The Yankees have some interesting prospects, but they're also dealing with pitching that brings injury concerns (Manny Banuelos and Jose Campos, for example) or is still very young, and the better position-player prospects (Mason Williams, Gary Sanchez, Slade Heathcott, Tyler Austin) are still at the lower levels.
What does the Yankees' bench look like as of right now? What are the odds that they use some younger guys to fill out the bench?
-- Anthony D., Rotterdam, N.Y.
It's a work-in-progress, but as of right now you can plan on Chris Stewart being the backup catcher to Francisco Cervelli or Austin Romine. Russ Canzler, a waiver claim from the Indians, can help at the infield and outfield corners, while Eduardo Nunez has a chance to make the club in a utility role. A right-handed hitter who can play some outfield is still on the shopping list, and Matt Diaz has a Minor League deal to be among the choices for that role. Jayson Nix, a familiar name from last season, is also still in the organization.
In terms of the farm system, players like David Adams, Corban Joseph, Ronnier Mustelier and Melky Mesa should get a look during the spring -- especially the first three names, who should be on alert as fill-in third basemen if anything happens to Kevin Youkilis. With Robinson Cano playing in the World Baseball Classic, there'll be more extra infield innings to go around in Yankees camp.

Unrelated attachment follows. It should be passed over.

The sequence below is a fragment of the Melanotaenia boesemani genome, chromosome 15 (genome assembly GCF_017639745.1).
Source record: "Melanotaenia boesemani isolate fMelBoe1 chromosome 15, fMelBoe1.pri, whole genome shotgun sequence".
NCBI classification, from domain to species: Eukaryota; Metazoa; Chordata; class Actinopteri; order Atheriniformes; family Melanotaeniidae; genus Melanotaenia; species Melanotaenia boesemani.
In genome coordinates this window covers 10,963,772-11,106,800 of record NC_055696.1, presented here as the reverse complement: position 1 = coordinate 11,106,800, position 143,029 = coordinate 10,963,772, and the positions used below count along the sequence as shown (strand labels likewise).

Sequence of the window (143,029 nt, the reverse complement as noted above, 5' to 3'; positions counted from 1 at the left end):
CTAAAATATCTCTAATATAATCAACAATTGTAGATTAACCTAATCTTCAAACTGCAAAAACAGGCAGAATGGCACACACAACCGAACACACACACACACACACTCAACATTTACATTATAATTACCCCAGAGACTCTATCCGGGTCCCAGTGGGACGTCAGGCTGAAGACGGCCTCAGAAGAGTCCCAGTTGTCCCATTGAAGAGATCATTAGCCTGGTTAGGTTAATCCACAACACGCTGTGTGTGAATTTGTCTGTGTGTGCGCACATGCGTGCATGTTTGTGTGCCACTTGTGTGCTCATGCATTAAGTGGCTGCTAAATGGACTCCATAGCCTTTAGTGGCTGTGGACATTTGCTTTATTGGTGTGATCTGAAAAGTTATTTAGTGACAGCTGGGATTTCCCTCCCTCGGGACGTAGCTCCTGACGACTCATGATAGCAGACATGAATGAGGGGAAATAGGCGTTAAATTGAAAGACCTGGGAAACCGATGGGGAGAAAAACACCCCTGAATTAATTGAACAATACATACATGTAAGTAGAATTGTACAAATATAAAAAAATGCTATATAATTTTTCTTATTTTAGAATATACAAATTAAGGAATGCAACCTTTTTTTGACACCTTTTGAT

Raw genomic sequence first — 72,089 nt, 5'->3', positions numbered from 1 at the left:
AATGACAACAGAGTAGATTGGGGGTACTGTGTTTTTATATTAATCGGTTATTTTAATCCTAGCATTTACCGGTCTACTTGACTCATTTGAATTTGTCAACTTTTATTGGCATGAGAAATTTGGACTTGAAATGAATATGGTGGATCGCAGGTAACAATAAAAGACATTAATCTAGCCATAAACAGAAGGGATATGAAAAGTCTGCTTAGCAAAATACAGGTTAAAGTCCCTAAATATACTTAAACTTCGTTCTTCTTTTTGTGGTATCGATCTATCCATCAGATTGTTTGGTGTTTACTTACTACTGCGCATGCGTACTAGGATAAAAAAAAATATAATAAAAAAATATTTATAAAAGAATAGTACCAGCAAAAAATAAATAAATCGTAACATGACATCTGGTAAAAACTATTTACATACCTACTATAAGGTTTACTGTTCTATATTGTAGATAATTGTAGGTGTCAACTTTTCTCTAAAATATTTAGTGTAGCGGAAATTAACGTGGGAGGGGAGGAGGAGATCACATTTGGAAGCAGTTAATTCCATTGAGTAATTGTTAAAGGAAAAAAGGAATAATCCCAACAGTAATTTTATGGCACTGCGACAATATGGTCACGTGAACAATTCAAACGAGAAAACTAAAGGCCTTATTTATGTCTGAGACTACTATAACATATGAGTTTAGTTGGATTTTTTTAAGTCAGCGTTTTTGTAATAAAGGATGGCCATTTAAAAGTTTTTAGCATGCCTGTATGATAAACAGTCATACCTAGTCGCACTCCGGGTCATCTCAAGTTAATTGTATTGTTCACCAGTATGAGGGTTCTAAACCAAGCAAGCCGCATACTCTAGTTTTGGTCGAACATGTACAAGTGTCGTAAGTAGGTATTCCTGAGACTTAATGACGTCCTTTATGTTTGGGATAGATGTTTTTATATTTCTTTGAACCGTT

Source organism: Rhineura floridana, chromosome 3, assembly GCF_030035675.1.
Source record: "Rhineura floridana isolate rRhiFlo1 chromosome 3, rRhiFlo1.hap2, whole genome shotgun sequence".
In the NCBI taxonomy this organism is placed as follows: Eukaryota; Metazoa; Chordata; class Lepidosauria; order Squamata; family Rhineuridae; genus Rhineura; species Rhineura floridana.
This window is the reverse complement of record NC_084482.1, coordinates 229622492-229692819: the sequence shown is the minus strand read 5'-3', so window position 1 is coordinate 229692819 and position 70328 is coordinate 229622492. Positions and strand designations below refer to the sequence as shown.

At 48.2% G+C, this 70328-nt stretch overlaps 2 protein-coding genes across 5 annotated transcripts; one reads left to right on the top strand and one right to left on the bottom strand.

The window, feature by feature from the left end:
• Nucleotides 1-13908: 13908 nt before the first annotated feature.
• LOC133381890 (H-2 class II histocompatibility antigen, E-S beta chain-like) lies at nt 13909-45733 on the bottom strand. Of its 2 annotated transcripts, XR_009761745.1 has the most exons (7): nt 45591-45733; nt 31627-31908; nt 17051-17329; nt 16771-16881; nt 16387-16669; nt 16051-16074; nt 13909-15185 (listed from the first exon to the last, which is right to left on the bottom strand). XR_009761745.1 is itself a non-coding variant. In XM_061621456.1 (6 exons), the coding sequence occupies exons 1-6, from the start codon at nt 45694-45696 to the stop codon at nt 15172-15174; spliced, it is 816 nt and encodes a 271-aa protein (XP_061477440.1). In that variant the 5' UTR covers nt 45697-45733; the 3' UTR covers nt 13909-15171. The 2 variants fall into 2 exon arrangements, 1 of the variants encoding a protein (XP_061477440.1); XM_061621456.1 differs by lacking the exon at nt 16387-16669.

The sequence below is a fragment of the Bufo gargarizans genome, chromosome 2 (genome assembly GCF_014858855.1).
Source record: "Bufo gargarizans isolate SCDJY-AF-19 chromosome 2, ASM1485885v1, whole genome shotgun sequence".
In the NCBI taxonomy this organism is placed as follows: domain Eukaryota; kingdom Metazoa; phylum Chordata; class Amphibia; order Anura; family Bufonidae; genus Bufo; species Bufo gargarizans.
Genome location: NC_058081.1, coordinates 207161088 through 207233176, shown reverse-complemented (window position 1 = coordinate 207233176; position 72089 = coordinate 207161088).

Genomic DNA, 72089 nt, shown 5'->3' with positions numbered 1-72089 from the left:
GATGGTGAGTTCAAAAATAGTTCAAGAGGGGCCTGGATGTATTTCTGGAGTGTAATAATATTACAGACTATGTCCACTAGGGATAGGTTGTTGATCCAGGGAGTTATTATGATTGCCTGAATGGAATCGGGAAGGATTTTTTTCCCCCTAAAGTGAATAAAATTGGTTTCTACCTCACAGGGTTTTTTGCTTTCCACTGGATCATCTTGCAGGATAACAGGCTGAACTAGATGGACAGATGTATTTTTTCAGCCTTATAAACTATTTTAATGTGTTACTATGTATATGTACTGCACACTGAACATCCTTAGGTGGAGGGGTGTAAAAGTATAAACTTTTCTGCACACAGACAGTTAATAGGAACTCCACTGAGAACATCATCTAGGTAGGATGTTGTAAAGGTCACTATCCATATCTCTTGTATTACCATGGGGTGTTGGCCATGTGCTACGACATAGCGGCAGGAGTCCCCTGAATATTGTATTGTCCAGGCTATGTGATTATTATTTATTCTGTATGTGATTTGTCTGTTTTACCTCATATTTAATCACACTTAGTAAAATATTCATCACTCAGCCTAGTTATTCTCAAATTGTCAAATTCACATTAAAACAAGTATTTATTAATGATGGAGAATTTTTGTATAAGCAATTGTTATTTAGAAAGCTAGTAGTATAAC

There will be more additions to the list, but likely on a smaller scale. Cashman said that while the team has had some success finding players late in the process (Raul Ibanez, for example, didn't even sign his deal until late February), "the available pool is not as deep as in previous winters. There's not as many choices to gravitate to."
Any chance the Yankees make a push for someone like Shaun Marcum?
-- Aaron C., Ontario
It doesn't appear to be a fit. The Yankees spent big pitching money early in the winter to re-sign Hiroki Kuroda ($15 million) and Andy Pettitte ($12 million), and just avoided arbitration with Phil Hughes ($7.15 million) while having CC Sabathia, Ivan Nova and David Phelps on board. Marcum has a decent amount of interest on the open market, and there's little reason to think the Yankees would spend anything substantial to bring a seventh starter into the mix.
Do you think that Alex Rodriguez will enter in the 3,000-hit club?
-- Derek S., New York
Something would have to go horribly wrong for this not to happen, considering A-Rod is under contract through 2017. I wanted to include this question to point out one thing that hasn't received much attention at all, for a variety of reasons: A-Rod is just 99 hits away from joining Derek Jeter as the only players to reach 3,000 hits in a Yankees uniform.
It's going to happen sooner or later, but even though A-Rod's best case is a July return, it may be too early to say for sure if we'll see his odometer roll past 3,000 in 2013. Given how muted the celebration for A-Rod's 600th homer was in comparison to No. 500, which came before his admitted use of performance-enhancing drugs, it'll be very interesting to see how the milestone is handled and received.